Jack White, Lazaretto


A lazaretto is, according to the Oxford English Dictionary, a hospice for lepers, plague victims and the “diseased poor”.

James Hall from http://www.telegraph.co.uk/

Themes of quarantine, the asylum and ghosts recur throughout this, the second solo album from Jack White.
Recently divorced – and sounding angry, confused and horny – White has created an album that is inventive, intense and, perhaps oddly given its thematic preoccupations, a huge amount of fun.
Like Prince or Kanye West, the former White Stripes frontman blurs genres, takes songs in unexpected directions and peppers tracks with extraordinary production flourishes. By the fourth song on Lazaretto, White and his two backing bands — the all-male Buzzards and the all-female Peacocks — have treated listeners to funk, blues, ragtime piano, gipsy jazz and, on ballad Temporary Ground, Desire-era Dylan. But despite this broad musical sweep, the songs remain refreshingly accessible.
Opener Three Women is a raucous update of Blind Willie McTell’s Three Women Blues, in which a befuddled White has “three women – red, blonde and brunette” and can’t pick one. (Who knows what the song is actually about, but it can’t be a coincidence that White’s ex-wife, the model Karen Elson, is famously a redhead).
The title track is a danceable slice of funk that finds White “quarantined on the Isle of Man and trying to escape any way I can”. It speaks volumes about the album’s ambition that the violin solo at the end does not sound out of place.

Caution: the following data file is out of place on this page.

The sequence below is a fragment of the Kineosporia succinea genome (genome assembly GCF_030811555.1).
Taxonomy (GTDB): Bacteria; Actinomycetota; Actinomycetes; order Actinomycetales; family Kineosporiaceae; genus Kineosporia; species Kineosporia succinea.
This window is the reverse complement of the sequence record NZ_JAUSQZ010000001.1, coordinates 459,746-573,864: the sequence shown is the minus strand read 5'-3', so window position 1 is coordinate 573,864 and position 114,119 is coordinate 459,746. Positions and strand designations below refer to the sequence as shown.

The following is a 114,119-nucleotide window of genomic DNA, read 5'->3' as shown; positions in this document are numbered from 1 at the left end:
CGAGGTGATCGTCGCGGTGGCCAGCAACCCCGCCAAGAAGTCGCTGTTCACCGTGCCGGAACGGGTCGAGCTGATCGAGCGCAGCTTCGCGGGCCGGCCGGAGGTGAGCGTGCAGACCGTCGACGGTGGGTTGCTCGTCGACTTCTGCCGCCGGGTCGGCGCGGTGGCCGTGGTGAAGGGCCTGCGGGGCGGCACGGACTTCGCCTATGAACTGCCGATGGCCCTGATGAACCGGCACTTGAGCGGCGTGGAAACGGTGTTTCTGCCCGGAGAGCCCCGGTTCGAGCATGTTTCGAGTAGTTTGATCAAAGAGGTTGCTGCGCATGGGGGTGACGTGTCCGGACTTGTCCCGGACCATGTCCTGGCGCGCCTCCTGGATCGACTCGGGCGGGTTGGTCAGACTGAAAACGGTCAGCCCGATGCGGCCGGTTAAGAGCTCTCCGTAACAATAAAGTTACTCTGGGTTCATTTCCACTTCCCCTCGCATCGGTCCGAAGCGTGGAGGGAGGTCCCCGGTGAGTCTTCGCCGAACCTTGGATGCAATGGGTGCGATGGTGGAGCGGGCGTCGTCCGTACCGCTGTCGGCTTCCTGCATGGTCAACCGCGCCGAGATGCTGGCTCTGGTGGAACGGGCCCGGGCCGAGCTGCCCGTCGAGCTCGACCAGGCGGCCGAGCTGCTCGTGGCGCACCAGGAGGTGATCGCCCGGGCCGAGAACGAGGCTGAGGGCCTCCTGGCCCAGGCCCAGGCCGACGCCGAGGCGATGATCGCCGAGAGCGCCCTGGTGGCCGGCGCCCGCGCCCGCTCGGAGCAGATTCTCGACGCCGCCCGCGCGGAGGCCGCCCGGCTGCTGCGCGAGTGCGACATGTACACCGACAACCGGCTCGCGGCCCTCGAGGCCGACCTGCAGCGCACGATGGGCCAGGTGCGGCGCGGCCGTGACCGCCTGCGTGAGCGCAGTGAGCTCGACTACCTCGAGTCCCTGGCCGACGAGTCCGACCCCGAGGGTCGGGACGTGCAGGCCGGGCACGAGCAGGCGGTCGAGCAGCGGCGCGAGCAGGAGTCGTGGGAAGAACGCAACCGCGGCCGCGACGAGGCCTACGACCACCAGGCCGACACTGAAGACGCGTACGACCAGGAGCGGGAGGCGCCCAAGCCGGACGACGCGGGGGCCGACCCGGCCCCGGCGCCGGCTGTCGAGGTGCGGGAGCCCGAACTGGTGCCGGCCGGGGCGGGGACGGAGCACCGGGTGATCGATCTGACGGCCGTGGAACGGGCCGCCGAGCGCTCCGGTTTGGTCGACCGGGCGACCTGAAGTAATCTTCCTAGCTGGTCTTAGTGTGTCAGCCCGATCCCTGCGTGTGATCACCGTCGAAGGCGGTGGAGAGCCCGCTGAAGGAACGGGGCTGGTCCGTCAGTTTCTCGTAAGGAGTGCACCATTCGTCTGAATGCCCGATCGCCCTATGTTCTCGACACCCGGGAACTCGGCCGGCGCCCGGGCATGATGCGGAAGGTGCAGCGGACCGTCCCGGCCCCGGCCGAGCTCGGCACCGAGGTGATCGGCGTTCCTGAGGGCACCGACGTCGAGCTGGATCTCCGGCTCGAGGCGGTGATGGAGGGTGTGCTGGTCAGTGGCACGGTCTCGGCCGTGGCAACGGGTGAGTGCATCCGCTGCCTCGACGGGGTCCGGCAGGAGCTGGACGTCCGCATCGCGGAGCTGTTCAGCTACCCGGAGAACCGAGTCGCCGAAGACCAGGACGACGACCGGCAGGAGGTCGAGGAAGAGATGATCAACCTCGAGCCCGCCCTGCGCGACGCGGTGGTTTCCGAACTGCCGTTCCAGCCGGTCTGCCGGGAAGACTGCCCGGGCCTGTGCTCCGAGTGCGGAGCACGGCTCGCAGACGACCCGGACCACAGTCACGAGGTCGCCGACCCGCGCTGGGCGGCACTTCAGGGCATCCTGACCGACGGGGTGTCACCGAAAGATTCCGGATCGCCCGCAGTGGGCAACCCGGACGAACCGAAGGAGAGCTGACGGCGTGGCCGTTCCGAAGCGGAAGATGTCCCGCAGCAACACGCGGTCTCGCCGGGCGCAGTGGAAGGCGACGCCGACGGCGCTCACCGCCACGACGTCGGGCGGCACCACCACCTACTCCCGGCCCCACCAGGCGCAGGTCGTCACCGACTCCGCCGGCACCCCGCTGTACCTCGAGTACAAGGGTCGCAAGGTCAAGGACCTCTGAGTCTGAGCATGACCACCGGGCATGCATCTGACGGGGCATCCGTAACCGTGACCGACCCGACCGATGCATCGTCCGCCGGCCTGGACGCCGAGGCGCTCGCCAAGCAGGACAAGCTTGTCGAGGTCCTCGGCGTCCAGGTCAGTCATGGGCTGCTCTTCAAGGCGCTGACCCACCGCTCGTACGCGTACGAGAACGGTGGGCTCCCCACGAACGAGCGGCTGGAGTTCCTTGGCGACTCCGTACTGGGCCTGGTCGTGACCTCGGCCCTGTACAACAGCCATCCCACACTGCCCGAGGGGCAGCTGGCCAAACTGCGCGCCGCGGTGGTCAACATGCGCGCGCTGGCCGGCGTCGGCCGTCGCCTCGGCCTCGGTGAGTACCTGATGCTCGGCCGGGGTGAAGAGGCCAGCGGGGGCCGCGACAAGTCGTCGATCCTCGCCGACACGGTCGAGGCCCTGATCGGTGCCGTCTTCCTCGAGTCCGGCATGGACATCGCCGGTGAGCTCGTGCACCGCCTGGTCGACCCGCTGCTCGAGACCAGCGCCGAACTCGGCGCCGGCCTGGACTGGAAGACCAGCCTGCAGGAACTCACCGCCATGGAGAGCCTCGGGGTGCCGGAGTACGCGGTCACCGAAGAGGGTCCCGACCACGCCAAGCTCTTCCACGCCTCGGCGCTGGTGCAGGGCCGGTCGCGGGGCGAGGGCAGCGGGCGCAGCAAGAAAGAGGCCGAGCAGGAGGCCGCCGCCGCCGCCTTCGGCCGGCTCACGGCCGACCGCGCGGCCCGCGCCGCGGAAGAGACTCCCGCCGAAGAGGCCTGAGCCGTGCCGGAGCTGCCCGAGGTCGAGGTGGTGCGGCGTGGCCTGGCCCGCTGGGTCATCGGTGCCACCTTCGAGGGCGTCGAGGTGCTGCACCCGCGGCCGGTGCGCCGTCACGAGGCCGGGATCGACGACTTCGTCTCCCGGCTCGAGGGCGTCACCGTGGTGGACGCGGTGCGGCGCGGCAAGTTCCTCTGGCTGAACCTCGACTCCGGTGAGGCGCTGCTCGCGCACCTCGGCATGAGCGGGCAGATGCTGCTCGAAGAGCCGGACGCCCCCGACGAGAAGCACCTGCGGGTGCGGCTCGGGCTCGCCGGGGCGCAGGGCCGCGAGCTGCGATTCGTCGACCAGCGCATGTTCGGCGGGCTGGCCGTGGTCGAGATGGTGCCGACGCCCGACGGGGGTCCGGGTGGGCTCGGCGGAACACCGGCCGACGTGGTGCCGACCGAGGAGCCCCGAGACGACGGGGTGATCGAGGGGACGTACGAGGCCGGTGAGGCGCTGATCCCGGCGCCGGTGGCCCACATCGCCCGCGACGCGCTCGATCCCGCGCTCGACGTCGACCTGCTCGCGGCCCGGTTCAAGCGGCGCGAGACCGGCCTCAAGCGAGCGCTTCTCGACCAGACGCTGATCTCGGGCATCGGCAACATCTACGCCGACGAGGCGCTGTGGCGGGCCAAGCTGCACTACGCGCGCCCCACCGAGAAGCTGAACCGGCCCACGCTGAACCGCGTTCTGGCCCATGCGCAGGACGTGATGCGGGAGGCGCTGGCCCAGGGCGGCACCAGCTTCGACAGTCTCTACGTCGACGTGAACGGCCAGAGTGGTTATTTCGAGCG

The lyrics can be heavy going. On Would You Fight For My Love? White lays himself bare emotionally. Occasionally he descends into self-pity, particularly on Entitlement, in which he says he’s sick of being told what to do and posits that today’s youth are spoilt brats. At moments like this you want to raise your eyebrows at him, hand him a Jägerbomb and stick Pharrell’s Happy on the stereo.
READ: White Stripes split lacks the usual musical insults
But then you hear That Black Bat Licorice, an unhinged Nietzsche-referencing folk-funk song about a maddening lover who makes his fingers “histrionic”. White demonstrates the effect this woman has on him by playing thrillingly deranged guitar.
The song is laden with strange effects. It opens with a chilling warped cackle, and whispered female voices throughout urge him to behave himself. It’s exhausting but it’s also exhilarating.
Hidden details reveal themselves on repeated listens. Crane your ear during the last minute of I Think I Found the Culprit and you will hear the most soaring operatic backing vocal since Pink Floyd’s The Great Gig in the Sky.
Lazaretto is an adventurous album laced with menace.
You suspect that getting on the wrong side of White would be inadvisable. Thankfully, he has channelled his demons in Lazaretto to create one of the great break-up albums of recent years.